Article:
Tim Palmer: Bivalent HPV vaccine in Scotland is having a considerable and sustained effect

Cervical cancer is a major morbidity worldwide. [1] Most cancers are preventable by effective screening, and cervical cancer screening, arguably, best meets the Wilson criteria for a screening programme. Understanding the biology of the disease underpins and informs effective cervical screening, and this understanding has advanced greatly since I first was involved in the UK programme (in 1989). Most importantly, understanding the obligate role of persistent infection by high risk human papillomavirus (hr-HPV), particularly HPV type 16, in the genesis of most cervical cancers has led to the introduction of HPV testing for screening and to the production and delivery of vaccines against clinically relevant hr-HPV.

The protective effect of hr-HPV immunisation was shown in clinical trials using the bivalent and quadrivalent vaccines. [2] The bivalent vaccine is directed against HPV 16 and 18, the most important high risk types. The quadrivalent vaccine also generates immunity against two low risk types (HPV 6 and 11) that cause genital warts. [3-5] Real life data from Australia (quadrivalent vaccine) and Scotland (bivalent vaccine), have shown that both vaccines are highly effective in preventing HPV infection and its consequences: preinvasive cervical disease and genital warts. Furthermore, herd protection is unequivocal, as HPV infection, genital warts, and cervical disease have also decreased since immunisation programmes started in women and men who have not had the vaccine. [3-6] No evidence has been found for HPV “fighting back” by either type replacement (other hr-HPV becoming more prevalent in important disease) or mutation (HPV has a low mutation rate). Finally, the data show that the bivalent vaccine is associated with significant cross protective immunity against three other important hr-HPV types—31, 33, and 45—that are related to HPV 16 and 18, making it effectively a pentavalent vaccine. UK epidemiological data have shown that HPV 16, 18, 31, 33, and 45 alone are associated with 90% of cervical cancers. [7]

The most recent population based data from Scotland reinforce the message that the vaccine is having a considerable and sustained effect, showing that women who were immunised at age 12-13 have virtually no high grade disease when screened eight years later. [8] One of the implications of this work is that considerably fewer women will have to live with the physical and psychological implications, including pregnancy loss, of colposcopy and treatment. Globally, millions of doses of HPV vaccine have been given to females and, increasingly, males. In Scotland, as elsewhere, no serious adverse effects have been demonstrably linked to the vaccine. The ratio of benefit to possible harm therefore strongly supports HPV immunisation.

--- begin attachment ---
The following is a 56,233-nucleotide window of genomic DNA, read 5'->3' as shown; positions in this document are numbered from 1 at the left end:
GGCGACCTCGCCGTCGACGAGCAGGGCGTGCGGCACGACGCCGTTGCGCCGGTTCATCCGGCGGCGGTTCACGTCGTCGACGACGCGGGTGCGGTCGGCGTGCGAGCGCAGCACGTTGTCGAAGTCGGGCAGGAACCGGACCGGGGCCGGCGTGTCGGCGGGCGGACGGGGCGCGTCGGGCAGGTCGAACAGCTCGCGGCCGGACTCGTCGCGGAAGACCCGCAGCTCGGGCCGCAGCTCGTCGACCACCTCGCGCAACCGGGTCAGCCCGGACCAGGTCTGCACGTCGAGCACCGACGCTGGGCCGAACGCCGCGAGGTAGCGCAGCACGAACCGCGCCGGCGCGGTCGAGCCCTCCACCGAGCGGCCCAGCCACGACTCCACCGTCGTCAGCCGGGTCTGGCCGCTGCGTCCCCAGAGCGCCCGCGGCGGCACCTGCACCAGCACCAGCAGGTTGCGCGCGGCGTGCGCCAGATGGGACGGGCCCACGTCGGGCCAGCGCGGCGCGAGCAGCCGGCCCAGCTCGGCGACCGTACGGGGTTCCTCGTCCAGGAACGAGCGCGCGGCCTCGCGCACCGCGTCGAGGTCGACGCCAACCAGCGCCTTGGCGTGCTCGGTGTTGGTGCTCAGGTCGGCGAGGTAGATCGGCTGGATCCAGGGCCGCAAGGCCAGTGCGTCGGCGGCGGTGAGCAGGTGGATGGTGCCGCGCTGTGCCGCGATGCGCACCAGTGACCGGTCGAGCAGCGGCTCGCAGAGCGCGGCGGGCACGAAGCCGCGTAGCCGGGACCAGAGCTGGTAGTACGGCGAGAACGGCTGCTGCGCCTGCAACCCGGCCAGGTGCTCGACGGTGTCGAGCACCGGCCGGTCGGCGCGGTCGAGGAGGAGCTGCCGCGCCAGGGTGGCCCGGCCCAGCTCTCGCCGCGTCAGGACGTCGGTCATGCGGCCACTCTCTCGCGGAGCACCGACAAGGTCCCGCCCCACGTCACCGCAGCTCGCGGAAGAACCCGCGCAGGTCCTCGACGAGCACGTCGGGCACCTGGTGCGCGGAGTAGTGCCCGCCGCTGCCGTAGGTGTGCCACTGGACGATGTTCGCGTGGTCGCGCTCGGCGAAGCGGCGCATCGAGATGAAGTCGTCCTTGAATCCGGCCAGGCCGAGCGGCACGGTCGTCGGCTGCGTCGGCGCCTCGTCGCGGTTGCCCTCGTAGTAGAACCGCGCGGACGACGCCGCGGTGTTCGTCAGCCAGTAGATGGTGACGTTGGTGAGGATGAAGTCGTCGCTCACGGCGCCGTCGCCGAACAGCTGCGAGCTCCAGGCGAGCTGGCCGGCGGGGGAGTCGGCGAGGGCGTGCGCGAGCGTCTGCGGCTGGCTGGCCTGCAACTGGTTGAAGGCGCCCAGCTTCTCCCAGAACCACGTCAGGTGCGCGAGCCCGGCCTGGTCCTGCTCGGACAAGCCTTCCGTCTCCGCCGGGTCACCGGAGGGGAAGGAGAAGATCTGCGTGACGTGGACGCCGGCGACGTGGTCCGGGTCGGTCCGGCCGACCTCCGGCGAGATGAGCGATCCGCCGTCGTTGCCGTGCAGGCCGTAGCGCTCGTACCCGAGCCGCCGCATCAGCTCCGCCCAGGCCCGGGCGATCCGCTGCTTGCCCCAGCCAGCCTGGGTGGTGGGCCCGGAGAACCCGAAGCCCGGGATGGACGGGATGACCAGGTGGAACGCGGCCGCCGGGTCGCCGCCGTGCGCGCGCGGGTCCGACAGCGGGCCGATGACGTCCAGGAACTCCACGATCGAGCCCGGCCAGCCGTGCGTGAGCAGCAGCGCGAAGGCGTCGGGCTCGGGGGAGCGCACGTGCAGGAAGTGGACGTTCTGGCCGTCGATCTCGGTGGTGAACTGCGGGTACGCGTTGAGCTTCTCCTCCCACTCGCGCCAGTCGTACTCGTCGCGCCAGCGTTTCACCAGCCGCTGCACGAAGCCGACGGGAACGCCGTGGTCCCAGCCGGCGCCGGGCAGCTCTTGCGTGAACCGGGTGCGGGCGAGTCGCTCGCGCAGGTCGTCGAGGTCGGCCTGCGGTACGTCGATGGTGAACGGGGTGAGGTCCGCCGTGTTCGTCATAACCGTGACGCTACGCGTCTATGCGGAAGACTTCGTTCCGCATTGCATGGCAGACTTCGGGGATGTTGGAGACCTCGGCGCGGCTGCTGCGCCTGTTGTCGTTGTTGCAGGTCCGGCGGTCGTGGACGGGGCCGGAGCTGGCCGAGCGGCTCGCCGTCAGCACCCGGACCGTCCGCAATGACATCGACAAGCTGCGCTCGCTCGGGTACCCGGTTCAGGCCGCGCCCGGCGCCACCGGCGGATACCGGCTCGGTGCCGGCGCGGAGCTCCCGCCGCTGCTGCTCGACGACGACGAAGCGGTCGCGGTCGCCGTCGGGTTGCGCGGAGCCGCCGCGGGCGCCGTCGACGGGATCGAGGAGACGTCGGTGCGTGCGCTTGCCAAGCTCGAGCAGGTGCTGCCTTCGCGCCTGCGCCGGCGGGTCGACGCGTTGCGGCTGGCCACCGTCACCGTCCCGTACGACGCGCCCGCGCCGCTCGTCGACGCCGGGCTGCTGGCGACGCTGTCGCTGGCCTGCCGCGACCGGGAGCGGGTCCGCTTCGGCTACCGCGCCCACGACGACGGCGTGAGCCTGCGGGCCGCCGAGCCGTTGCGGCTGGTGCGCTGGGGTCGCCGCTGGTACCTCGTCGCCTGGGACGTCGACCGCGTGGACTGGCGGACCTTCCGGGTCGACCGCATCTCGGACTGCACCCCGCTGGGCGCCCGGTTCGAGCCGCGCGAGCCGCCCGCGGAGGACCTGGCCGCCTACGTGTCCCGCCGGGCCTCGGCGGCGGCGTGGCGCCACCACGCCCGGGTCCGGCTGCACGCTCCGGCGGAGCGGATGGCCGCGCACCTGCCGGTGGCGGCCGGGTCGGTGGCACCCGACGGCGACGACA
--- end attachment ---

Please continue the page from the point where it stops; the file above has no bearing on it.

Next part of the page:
In the context of a professional life in which cervical screening has been a major part, this is remarkable news. The anxiety caused by the inherent subjectivity of reading a cervical smear, and therefore the follow-up of abnormalities of uncertain significance, has been a major concern. Even the move to HPV testing as the primary screening test does not get around these problems. Neither method of screening is feasible in low and middle income countries, which shoulder the greatest burden of cervical cancer

HPV immunisation therefore offers the only feasible solution to preventing a cancer the cause of which is well established—hr-HPV infection—in those areas of the world where the burden of the disease is greatest. It is also the most cost effective method in developed countries. This a veritable triumph for medicine.

Tim Palmer is clinical lead for cervical screening in Scotland and is based at the Department of Pathology, University of Edinburgh, Edinburgh, UK

Competing interests: See research paper


  1. GLOBOCAN Cervical cancer fact sheet http://globocan.iarc.fr/Pages/fact_sheets_cancer.aspx accessed 21 May 2018
  2. Arbyn M, Xu L, Simoens C et al, Prophylactic vaccination against human papillomaviruses to prevent cervical cancer and its precursors. Cochrane Database of Systematic Reviews 2018, Issue 5. Art. No.: CD009069.
  3. Garland S, Kjaer S, Muñoz N et al. Impact and Effectiveness of the Quadrivalent Human Papillomavirus Vaccine: A Systematic Review of 10 Years of Real-world Experience. Clin Infect Dis 2016; 63: 519-27.
  4. Pollock KG, Kavanagh K, Potts A, et al. Reduction of low- and high-grade cervical abnormalities associated with high uptake of the HPV bivalent vaccine in Scotland. Br J Cancer 2014; 111: 1824-30
  5. K. Kavanagh, K Pollock,K Cuschieri et al. Changes in the prevalence of human papillomavirus following a national bivalent human papillomavirus vaccination programme in Scotland: a 7-year cross-sectional study Lancet Infectious Diseases 2017; 17:1293-1302
  6. Cameron R, Kavanagh K, Pan j, et al Human Papillomavirus Prevalence and Herd Immunity after Introduction of Vaccination Program, Scotland, 2009–2013 Emerg Infect Dis 2016 22(1): 56-64
  7. Mesher D, Cuschieri K, Hibbits S et al. Type-specific HPV prevalence in invasive cervical cancer in the UK prior to national HPV immunisation programme: baseline for monitoring the effects of immunisation. J Clin Pathol 2015; 68: 135-40
  8. Palmer T, Wallace L, Pollock K, et al Prevalence of cervical disease at age 20 following bivalent HPV vaccination at age 12-13  in Scotland: a retrospective population study BMJ2018.047003 in press